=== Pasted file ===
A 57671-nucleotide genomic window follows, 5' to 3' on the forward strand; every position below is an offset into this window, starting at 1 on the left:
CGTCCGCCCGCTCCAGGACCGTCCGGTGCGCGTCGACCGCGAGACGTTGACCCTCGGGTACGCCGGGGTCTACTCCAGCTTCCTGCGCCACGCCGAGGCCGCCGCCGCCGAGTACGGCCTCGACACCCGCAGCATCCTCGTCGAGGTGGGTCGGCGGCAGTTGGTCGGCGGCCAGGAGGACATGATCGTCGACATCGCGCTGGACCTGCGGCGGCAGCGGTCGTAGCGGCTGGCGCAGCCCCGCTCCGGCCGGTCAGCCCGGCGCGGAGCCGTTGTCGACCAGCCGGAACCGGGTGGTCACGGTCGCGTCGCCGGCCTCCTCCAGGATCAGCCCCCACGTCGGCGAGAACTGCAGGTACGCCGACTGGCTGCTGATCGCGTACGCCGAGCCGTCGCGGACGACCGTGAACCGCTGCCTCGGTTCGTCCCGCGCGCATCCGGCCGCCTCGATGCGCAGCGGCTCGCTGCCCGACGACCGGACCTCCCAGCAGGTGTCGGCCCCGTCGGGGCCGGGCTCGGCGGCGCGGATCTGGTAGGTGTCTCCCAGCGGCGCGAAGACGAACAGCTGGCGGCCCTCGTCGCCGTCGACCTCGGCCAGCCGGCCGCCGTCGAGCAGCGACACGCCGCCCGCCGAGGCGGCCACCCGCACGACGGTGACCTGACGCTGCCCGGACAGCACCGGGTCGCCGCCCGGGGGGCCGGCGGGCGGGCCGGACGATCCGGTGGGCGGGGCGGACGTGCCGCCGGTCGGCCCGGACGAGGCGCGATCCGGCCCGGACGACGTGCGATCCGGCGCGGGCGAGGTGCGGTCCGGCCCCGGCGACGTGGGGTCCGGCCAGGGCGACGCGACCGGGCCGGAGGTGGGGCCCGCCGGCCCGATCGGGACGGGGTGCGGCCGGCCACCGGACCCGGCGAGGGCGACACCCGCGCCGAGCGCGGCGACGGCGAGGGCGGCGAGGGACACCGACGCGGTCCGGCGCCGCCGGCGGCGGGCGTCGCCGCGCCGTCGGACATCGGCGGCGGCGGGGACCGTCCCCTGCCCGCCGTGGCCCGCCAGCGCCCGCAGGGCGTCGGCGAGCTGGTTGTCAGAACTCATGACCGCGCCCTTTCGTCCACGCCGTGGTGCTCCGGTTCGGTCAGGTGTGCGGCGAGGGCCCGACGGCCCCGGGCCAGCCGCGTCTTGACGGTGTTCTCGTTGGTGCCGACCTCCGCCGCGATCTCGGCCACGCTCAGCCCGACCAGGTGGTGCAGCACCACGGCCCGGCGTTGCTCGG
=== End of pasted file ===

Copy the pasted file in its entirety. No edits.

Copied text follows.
A 57671-nucleotide genomic window follows, 5' to 3' on the forward strand; every position below is an offset into this window, starting at 1 on the left:
CGTCCGCCCGCTCCAGGACCGTCCGGTGCGCGTCGACCGCGAGACGTTGACCCTCGGGTACGCCGGGGTCTACTCCAGCTTCCTGCGCCACGCCGAGGCCGCCGCCGCCGAGTACGGCCTCGACACCCGCAGCATCCTCGTCGAGGTGGGTCGGCGGCAGTTGGTCGGCGGCCAGGAGGACATGATCGTCGACATCGCGCTGGACCTGCGGCGGCAGCGGTCGTAGCGGCTGGCGCAGCCCCGCTCCGGCCGGTCAGCCCGGCGCGGAGCCGTTGTCGACCAGCCGGAACCGGGTGGTCACGGTCGCGTCGCCGGCCTCCTCCAGGATCAGCCCCCACGTCGGCGAGAACTGCAGGTACGCCGACTGGCTGCTGATCGCGTACGCCGAGCCGTCGCGGACGACCGTGAACCGCTGCCTCGGTTCGTCCCGCGCGCATCCGGCCGCCTCGATGCGCAGCGGCTCGCTGCCCGACGACCGGACCTCCCAGCAGGTGTCGGCCCCGTCGGGGCCGGGCTCGGCGGCGCGGATCTGGTAGGTGTCTCCCAGCGGCGCGAAGACGAACAGCTGGCGGCCCTCGTCGCCGTCGACCTCGGCCAGCCGGCCGCCGTCGAGCAGCGACACGCCGCCCGCCGAGGCGGCCACCCGCACGACGGTGACCTGACGCTGCCCGGACAGCACCGGGTCGCCGCCCGGGGGGCCGGCGGGCGGGCCGGACGATCCGGTGGGCGGGGCGGACGTGCCGCCGGTCGGCCCGGACGAGGCGCGATCCGGCCCGGACGACGTGCGATCCGGCGCGGGCGAGGTGCGGTCCGGCCCCGGCGACGTGGGGTCCGGCCAGGGCGACGCGACCGGGCCGGAGGTGGGGCCCGCCGGCCCGATCGGGACGGGGTGCGGCCGGCCACCGGACCCGGCGAGGGCGACACCCGCGCCGAGCGCGGCGACGGCGAGGGCGGCGAGGGACACCGACGCGGTCCGGCGCCGCCGGCGGCGGGCGTCGCCGCGCCGTCGGACATCGGCGGCGGCGGGGACCGTCCCCTGCCCGCCGTGGCCCGCCAGCGCCCGCAGGGCGTCGGCGAGCTGGTTGTCAGAACTCATGACCGCGCCCTTTCGTCCACGCCGTGGTGCTCCGGTTCGGTCAGGTGTGCGGCGAGGGCCCGACGGCCCCGGGCCAGCCGCGTCTTGACGGTGTTCTCGTTGGTGCCGACCTCCGCCGCGATCTCGGCCACGCTCAGCCCGACCAGGTGGTGCAGCACCACGGCCCGGCGTTGCTCGG